This week we sit down with Curzio Aloisi. Curzio is a woodworker who specializes in custom picture framing and high-end cabinetry manufacturing and design. Hailing from Italy, now based in Brooklyn, he has been in NY for 10 years. Curzio has worked for Richard Ziello Picture Framing and Habiterra, GC for manufacturing of Interior Design Elements. He is currently Self Employed and has his own workspace at the Brooklyn Navy Yard, making custom picture frames and custom cabinetry and design for his clients. We appreciate Curzio’s skillset and insight, please enjoy this week’s Frank Talk below!
What was your first job in the Arts?
Working for Richard Ziello picture framing.
What was the most useful or important thing you learned at that job?
I learned so much there, every aspect and skill of contemporary art picture framing, but seeing such a high level of art being framed made my appreciation and taste for art exponentially increase.
Tell us a little more about yourself. When did you realize you wanted to pursue a career in this industry?
I really didn’t know!!! It just happened. I always appreciated art but was a trained sound engineer. I helped Richard make some sound sculptures, but at the time was looking for more work and he kindly offered me a job in the framing shop…
What do you do now?
I have moved out and started making picture frames myself. I only do particular ones and I work mostly and directly with artists. I also make high end cabinetry, and do custom projects.
Where are you from?
I am from Italy.
What is the arts community like there?
There are many artists and woodworkers in Italy, not to mention collectors and galleries!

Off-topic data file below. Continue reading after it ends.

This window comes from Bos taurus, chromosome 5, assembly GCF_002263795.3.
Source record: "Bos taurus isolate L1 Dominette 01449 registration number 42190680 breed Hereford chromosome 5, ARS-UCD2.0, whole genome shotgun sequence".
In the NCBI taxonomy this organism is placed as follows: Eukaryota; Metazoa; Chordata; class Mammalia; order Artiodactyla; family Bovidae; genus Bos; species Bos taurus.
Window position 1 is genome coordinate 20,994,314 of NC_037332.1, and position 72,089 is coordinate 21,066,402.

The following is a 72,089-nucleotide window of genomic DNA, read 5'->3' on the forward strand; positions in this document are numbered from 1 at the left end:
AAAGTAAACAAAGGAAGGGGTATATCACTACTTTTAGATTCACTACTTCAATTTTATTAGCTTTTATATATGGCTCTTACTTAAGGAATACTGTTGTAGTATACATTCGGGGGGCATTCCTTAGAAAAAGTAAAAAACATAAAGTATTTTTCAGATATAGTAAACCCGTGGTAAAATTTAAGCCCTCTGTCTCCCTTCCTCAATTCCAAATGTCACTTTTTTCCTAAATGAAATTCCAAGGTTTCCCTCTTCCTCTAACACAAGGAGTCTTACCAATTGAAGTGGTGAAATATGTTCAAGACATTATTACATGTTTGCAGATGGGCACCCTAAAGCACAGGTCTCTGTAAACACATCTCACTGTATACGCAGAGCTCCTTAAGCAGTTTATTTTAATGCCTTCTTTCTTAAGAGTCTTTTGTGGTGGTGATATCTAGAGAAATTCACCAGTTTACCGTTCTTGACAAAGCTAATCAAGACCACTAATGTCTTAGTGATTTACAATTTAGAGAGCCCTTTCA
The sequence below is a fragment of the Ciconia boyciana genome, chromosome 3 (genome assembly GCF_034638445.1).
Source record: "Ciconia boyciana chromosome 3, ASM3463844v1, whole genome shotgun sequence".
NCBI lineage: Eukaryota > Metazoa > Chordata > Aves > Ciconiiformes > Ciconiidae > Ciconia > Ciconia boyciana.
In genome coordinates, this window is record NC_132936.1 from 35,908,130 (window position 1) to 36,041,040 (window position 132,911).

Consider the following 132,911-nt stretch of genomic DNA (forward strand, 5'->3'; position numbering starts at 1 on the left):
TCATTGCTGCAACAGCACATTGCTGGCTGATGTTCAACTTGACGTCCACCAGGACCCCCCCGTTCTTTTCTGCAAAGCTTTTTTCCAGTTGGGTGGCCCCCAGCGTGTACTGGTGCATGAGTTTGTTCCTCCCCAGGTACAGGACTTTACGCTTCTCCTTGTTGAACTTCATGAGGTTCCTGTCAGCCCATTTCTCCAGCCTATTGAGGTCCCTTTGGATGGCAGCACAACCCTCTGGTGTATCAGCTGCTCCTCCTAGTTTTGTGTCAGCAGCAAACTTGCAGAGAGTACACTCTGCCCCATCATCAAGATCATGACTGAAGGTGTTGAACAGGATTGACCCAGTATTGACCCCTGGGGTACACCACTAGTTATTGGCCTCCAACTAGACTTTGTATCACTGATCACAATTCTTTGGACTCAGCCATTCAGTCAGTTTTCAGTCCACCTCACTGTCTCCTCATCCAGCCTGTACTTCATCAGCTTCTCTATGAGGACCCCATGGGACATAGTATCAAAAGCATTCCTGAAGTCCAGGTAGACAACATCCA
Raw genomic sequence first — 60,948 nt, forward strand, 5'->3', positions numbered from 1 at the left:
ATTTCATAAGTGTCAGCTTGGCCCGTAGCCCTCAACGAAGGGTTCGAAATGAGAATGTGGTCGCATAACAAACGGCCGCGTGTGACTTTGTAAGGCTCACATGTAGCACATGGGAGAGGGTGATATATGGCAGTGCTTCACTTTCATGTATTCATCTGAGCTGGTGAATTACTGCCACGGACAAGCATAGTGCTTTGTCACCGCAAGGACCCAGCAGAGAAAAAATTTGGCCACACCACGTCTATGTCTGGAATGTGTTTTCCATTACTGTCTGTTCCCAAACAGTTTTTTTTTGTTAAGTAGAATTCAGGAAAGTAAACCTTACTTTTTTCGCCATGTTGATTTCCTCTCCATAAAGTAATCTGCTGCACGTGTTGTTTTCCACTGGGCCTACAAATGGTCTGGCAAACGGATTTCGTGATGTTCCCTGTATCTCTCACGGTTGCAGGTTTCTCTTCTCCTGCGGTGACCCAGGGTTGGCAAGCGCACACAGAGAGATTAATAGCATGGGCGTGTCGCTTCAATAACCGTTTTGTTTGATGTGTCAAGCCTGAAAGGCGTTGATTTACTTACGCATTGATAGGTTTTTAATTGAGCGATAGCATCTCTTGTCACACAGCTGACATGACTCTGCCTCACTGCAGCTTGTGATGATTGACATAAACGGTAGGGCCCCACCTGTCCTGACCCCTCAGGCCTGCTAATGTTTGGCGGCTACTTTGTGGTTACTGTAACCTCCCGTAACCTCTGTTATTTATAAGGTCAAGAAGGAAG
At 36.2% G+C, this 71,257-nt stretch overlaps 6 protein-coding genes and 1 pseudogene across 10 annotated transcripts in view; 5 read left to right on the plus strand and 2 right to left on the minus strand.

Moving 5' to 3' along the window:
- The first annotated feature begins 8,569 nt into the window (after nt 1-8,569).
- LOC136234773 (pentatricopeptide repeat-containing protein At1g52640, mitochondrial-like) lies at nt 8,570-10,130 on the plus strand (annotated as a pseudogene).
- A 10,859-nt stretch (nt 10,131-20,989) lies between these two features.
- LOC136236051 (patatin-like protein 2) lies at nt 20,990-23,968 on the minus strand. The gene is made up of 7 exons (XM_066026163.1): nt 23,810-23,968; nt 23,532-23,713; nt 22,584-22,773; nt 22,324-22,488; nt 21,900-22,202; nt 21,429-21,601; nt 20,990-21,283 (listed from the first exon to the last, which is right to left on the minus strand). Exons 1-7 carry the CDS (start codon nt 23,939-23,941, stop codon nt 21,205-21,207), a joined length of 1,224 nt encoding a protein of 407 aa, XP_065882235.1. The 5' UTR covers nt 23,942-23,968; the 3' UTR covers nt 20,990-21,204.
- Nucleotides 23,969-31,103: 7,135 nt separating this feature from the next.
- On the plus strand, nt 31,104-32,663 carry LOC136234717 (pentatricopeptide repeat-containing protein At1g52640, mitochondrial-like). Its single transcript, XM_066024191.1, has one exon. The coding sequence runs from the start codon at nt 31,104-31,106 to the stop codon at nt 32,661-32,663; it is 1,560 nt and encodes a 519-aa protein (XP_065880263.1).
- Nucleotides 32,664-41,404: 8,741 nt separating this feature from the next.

Has where you come from shaped what you do in the arts today?
As I said I became picture framer by chance. Manual labor, design and craft have always influenced me. My grandmother was an interior designer, my mother an artist, I’ve always been surrounded by art.
What is the best piece of advice you can give about working in the art world?
If you make art, don’t stop at creating. Network etc. Learn your trade well. Then learn more.
What is one of your greatest accomplishments in your career so far?
Framing for artists I love, like Tauba Auerbach, also when I was working for Richard Ziello I made a series of picture frames to resemble light boxes for a Guggenheim show of James Turrell. Those frames were jewels!
What has been a challenge for you?
Being self-employed/freelance is always a challenge, especially the first years when you are trying to establish yourself.
What is something you do every day at work?
Lose track of time/revel in the dust.
What is one of the weirdest things you have had to do on the job in your career?
I know there are a few of those, but nothing comes up!
What defines a good employee? What defines a good boss?
A good employee works hard, a good boss guides you to betterness, I.e. the best boss is a mentor.
What do you think makes a person hirable?
The good ratio of skills and price.
What is your advice to making yourself stand out in your workplace?
Professional attitude and old-fashioned etiquette go a long way.
What are things you can do proactively boost your CV?
Ask EVERYONE you know, then go online.
Are there any tips you can give people entering the workforce?
Be nice and respectful, hustle and be patient.
In your experience, what are things to do and things to avoid during an interview?
My interviews have always been very informal, but I always got the job! Just be natural, and don’t fake it.
Any other anecdotes about your experience in the art world that you would like to share?
Mr. David Hammons is a supernatural entity: I saw him sign a Delta airlines napkin a few years ago, transforming it into art. The closest I got to see first-hand alchemy: Turning a Napkin into Gold
What is the best exhibition you have seen in the last year?
Namsal Siedlecki’s Premio Cairo, Palazzo Reale, Milano, IT
Great young Italian Artist.
If you could own a work by 5 different artists, who would be in your collection?